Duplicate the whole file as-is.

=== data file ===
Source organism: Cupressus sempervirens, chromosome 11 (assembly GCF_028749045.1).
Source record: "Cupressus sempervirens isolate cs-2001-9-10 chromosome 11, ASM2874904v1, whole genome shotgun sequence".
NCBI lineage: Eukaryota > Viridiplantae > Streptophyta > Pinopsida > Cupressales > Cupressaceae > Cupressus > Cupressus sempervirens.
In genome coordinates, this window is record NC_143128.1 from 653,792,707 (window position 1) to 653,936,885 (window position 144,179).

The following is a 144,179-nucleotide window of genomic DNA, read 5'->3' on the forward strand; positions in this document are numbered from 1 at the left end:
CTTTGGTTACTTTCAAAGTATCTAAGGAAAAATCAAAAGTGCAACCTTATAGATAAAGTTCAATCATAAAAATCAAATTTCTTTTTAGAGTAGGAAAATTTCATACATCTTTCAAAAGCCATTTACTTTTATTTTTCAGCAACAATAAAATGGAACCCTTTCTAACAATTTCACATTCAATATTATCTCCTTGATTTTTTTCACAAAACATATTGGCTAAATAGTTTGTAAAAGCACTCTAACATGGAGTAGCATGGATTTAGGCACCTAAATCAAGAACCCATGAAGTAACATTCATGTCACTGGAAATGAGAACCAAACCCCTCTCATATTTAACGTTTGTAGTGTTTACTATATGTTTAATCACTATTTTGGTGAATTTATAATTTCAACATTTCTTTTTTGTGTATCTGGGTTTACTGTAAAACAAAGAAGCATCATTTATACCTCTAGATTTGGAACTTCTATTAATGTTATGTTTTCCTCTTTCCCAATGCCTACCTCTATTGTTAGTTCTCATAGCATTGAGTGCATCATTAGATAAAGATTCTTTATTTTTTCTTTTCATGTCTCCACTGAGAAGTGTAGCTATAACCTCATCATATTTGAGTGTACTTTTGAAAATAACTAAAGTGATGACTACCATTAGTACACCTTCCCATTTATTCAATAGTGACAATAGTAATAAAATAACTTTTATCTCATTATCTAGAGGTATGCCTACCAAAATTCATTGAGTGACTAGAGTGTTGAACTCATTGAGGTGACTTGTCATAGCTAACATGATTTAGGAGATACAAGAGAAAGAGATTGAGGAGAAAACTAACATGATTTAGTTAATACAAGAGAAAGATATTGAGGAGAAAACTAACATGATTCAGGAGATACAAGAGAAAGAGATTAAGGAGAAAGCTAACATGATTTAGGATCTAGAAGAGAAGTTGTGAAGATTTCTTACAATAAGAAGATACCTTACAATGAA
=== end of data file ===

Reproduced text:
Source organism: Cupressus sempervirens, chromosome 11 (assembly GCF_028749045.1).
Source record: "Cupressus sempervirens isolate cs-2001-9-10 chromosome 11, ASM2874904v1, whole genome shotgun sequence".
NCBI lineage: Eukaryota > Viridiplantae > Streptophyta > Pinopsida > Cupressales > Cupressaceae > Cupressus > Cupressus sempervirens.
In genome coordinates, this window is record NC_143128.1 from 653,792,707 (window position 1) to 653,936,885 (window position 144,179).

The following is a 144,179-nucleotide window of genomic DNA, read 5'->3' on the forward strand; positions in this document are numbered from 1 at the left end:
CTTTGGTTACTTTCAAAGTATCTAAGGAAAAATCAAAAGTGCAACCTTATAGATAAAGTTCAATCATAAAAATCAAATTTCTTTTTAGAGTAGGAAAATTTCATACATCTTTCAAAAGCCATTTACTTTTATTTTTCAGCAACAATAAAATGGAACCCTTTCTAACAATTTCACATTCAATATTATCTCCTTGATTTTTTTCACAAAACATATTGGCTAAATAGTTTGTAAAAGCACTCTAACATGGAGTAGCATGGATTTAGGCACCTAAATCAAGAACCCATGAAGTAACATTCATGTCACTGGAAATGAGAACCAAACCCCTCTCATATTTAACGTTTGTAGTGTTTACTATATGTTTAATCACTATTTTGGTGAATTTATAATTTCAACATTTCTTTTTTGTGTATCTGGGTTTACTGTAAAACAAAGAAGCATCATTTATACCTCTAGATTTGGAACTTCTATTAATGTTATGTTTTCCTCTTTCCCAATGCCTACCTCTATTGTTAGTTCTCATAGCATTGAGTGCATCATTAGATAAAGATTCTTTATTTTTTCTTTTCATGTCTCCACTGAGAAGTGTAGCTATAACCTCATCATATTTGAGTGTACTTTTGAAAATAACTAAAGTGATGACTACCATTAGTACACCTTCCCATTTATTCAATAGTGACAATAGTAATAAAATAACTTTTATCTCATTATCTAGAGGTATGCCTACCAAAATTCATTGAGTGACTAGAGTGTTGAACTCATTGAGGTGACTTGTCATAGCTAACATGATTTAGGAGATACAAGAGAAAGAGATTGAGGAGAAAACTAACATGATTTAGTTAATACAAGAGAAAGATATTGAGGAGAAAACTAACATGATTCAGGAGATACAAGAGAAAGAGATTAAGGAGAAAGCTAACATGATTTAGGATCTAGAAGAGAAGTTGTGAAGATTTCTTACAATAAGAAGATACCTTACAATGAA